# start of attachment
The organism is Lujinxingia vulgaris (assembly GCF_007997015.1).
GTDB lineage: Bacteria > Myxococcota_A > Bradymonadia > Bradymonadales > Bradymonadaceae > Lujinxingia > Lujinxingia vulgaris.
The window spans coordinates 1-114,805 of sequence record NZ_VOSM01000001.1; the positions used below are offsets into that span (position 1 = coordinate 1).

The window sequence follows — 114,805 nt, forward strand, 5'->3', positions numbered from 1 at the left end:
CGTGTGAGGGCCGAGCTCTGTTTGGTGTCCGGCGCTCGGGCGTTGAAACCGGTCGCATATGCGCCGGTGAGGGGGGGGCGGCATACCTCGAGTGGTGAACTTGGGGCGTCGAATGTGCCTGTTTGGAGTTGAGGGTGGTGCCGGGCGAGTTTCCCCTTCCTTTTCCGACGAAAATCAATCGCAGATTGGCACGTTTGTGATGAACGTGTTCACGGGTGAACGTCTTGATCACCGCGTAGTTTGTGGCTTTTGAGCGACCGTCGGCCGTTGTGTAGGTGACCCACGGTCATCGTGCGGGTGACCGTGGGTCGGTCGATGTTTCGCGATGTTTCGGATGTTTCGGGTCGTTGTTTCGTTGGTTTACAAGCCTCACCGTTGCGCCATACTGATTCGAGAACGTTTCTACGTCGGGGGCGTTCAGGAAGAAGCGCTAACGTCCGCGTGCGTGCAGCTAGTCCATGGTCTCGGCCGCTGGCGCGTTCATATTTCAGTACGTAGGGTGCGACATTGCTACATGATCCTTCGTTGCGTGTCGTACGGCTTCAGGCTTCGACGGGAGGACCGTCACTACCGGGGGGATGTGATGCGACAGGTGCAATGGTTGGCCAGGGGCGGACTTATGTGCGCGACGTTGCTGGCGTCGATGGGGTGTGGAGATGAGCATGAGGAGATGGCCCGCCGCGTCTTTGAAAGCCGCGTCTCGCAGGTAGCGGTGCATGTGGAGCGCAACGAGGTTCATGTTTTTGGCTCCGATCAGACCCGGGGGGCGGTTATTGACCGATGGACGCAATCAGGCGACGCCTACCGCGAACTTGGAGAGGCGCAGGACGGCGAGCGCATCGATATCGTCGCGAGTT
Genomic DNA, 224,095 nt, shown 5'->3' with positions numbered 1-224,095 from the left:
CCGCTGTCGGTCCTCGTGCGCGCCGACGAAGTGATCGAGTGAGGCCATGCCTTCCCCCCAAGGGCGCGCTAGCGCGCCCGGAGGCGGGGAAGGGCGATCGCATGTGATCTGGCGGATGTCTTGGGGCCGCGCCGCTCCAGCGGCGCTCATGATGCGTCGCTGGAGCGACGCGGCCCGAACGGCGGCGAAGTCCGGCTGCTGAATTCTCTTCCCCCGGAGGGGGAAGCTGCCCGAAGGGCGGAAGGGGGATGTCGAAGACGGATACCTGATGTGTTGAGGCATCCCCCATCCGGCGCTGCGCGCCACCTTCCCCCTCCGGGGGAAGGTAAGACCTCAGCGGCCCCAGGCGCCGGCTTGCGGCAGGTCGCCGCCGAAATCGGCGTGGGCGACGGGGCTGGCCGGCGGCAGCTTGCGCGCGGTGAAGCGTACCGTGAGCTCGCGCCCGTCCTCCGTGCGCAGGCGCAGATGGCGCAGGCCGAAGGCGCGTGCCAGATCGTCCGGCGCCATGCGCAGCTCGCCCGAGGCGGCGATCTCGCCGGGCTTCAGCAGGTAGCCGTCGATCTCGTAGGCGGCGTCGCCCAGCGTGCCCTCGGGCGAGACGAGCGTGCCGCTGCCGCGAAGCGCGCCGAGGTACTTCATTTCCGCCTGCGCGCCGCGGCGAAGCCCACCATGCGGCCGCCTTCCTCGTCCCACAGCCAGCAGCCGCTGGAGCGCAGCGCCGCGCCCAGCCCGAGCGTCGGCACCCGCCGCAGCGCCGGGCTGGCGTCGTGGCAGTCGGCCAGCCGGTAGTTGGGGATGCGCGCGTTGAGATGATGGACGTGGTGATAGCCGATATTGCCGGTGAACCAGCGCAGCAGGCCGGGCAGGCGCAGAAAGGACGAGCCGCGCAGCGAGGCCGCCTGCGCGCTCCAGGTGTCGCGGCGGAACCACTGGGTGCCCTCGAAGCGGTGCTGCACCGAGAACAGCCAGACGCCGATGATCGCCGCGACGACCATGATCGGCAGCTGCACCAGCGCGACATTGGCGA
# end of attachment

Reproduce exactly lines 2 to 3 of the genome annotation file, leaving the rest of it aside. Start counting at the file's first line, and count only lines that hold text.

GTDB lineage: Bacteria > Myxococcota_A > Bradymonadia > Bradymonadales > Bradymonadaceae > Lujinxingia > Lujinxingia vulgaris.
The window spans coordinates 1-114,805 of sequence record NZ_VOSM01000001.1; the positions used below are offsets into that span (position 1 = coordinate 1).